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President Obama meets with German Chancellor Angela Merkel in the Oval Office of the White House in Washington, Friday, May 2, 2014. Obama and Merkel are mounting a display of trans-Atlantic unity against an assertive Russia, even as sanctions imposed by Western allies seem to be doing little to change Russian President Vladimir Putin's reasoning on Ukraine. / Carolyn Kaster AP

WASHINGTON -- President Obama on Friday again warned Russia to deescalate the crisis in Ukraine or face tougher sanctions that would hit key sectors of their economy.

"If the Russian leadership does not change course, it will face increasing costs," Obama said after meeting with German Chancellor Angela Merkel at the White House. He added, "The next step is going to be a broader base sectoral sanctions regime."

Obama suggested that if Russia disrupts Ukraine May 25 elections the sectoral sanctions against Moscow would be inevitable and could hit the Russians arms and financial sector.

But Obama acknowledged that any penalties against Russian's energy sector--which Europe is heavily dependent on--would be limited.

"Energy flows from Russia to Europe, those continued even in the midst of the Cold War--at the height of the Cold War," Obama said. "So that idea you are going to turn off the tap on all Russian oil or natural gas exports is I think unrealistic."

The two leaders addressed reporters after meeting for more than an hour in the Oval Office, where the president said most of their discussion centered on the situation in Ukraine.

Obama and Merkel meet at a particularly complicated moment in the U.S.-Germany relationship, with Washington pressing Berlin to take tougher line against Russia for its actions in Ukraine and Germans still angry over revelations by former National Security Agency contractor Edward Snowden that the U.S. had been listening in on Merkel's phone calls.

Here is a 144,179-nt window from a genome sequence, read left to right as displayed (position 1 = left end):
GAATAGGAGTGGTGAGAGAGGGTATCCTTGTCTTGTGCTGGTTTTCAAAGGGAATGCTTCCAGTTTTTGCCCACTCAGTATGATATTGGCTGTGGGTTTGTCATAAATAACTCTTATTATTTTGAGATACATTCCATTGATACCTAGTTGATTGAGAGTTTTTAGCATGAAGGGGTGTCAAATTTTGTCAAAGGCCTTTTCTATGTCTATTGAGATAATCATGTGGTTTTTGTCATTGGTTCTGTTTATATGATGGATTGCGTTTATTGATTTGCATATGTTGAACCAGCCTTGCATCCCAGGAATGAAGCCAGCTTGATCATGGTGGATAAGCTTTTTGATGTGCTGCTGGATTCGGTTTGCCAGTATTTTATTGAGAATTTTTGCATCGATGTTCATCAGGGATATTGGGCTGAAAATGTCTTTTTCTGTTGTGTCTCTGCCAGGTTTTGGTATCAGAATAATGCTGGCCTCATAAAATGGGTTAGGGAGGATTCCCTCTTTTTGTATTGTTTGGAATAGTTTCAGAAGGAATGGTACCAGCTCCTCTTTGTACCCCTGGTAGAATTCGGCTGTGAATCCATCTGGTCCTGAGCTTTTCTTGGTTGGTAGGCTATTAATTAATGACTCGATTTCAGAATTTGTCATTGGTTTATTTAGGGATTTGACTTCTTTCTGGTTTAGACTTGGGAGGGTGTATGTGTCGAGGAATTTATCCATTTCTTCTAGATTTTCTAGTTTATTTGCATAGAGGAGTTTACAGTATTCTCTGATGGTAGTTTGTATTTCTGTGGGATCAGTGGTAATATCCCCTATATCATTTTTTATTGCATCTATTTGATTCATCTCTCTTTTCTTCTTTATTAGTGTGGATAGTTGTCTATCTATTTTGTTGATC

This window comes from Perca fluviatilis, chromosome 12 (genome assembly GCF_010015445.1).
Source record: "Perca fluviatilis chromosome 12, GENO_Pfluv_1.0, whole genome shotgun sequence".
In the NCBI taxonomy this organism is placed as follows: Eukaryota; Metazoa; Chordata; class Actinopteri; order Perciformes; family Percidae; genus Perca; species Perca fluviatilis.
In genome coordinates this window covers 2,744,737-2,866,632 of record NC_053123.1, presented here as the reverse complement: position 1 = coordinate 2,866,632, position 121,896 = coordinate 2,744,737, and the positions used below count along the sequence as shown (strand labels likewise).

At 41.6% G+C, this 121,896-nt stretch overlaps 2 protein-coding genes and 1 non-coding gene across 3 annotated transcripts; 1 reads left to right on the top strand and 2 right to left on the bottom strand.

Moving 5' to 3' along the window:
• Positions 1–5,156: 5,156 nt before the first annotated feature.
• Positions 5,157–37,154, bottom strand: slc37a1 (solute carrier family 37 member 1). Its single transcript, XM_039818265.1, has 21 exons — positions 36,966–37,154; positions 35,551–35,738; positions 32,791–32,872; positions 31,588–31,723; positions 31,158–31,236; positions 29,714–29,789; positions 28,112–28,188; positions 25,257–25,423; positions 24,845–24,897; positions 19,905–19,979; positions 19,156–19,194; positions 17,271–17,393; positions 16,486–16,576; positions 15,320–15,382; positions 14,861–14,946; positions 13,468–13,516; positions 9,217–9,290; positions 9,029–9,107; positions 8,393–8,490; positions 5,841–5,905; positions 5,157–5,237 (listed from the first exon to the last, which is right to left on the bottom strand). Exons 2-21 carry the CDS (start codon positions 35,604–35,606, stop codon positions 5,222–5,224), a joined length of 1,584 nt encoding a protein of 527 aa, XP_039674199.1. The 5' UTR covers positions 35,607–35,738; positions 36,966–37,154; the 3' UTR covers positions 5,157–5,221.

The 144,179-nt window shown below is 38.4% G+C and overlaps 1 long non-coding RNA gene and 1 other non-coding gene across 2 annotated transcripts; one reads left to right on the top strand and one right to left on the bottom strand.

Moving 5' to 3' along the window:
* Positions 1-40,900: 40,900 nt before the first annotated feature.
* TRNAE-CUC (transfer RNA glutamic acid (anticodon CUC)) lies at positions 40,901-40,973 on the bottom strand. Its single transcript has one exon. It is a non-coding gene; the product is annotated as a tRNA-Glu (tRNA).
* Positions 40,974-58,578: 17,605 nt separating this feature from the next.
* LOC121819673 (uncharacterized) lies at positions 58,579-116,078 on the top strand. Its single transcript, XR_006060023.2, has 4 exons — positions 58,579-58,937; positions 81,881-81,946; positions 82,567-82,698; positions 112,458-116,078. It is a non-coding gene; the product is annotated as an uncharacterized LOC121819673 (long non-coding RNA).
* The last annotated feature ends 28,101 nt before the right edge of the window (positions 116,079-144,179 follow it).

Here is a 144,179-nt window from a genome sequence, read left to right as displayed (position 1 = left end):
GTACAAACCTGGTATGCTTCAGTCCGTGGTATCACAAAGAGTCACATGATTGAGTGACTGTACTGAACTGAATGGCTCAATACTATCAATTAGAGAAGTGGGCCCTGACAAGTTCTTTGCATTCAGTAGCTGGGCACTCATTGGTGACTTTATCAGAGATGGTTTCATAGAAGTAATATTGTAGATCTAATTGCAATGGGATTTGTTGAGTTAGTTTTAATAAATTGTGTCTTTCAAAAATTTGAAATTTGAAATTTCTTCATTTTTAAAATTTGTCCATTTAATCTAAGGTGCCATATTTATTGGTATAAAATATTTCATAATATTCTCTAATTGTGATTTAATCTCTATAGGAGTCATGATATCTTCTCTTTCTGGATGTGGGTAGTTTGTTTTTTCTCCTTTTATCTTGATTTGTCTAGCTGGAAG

Obama acknowledged during Friday's news conference that the two countries are still "not perfectly aligned" on their differences on the spying issue.

Merkel added, "We have a few difficulties yet to overcome."

Obama and Merkel spoke shortly after Ukraine mounted a major assault Friday against pro-Russian forces in eastern Ukraine. In response, Russia has called for an emergency meeting of the United Nations Security Council to discuss the escalating violence.

"As Ukrainian forces move to restore order in Eastern Ukraine, it is obvious to the world that these Russian-backed groups are not peaceful protesters," Obama said. "They are heavily armed militants that are receiving support from Russia."

Thus far, the U.S. and European sanctions have targeted individuals and companies with close ties to Russian President Vladimir Putin. But the Obama administration -- which has faced criticism from GOP lawmakers who believe the current sanctions are weak -- have been pushing for broader sanctions that could hit entire Russian sectors if the situation escalates.

Merkel has a closer relationship with Putin, but she has also expressed exasperation with the Russian leader as she has pressed him to push for the release of a German-led team of military observers who have been held for nearly a week in the Ukrainian town of Slovyansk, where pro-Russian militants have taken control.

"The post-Cold War order has been put into question," said Merkel, who added that Germany could support some sectoral sanctions.

German businesses are more active in Russia than the United States and Berlin's European allies.

Merkel, who noted Germany and Europe's dependence on Russian gas, underscored that imposing new sanctions is something she hopes can be avoided.

"My main aim would be first and foremost to improve stabilization and to see that elections can happen (in Ukraine),' Merkel said. "But we are also prepared to take further steps."



Copyright 2014 USATODAY.com

Read the original story: Obama warns Russia of possible sectoral sanctions

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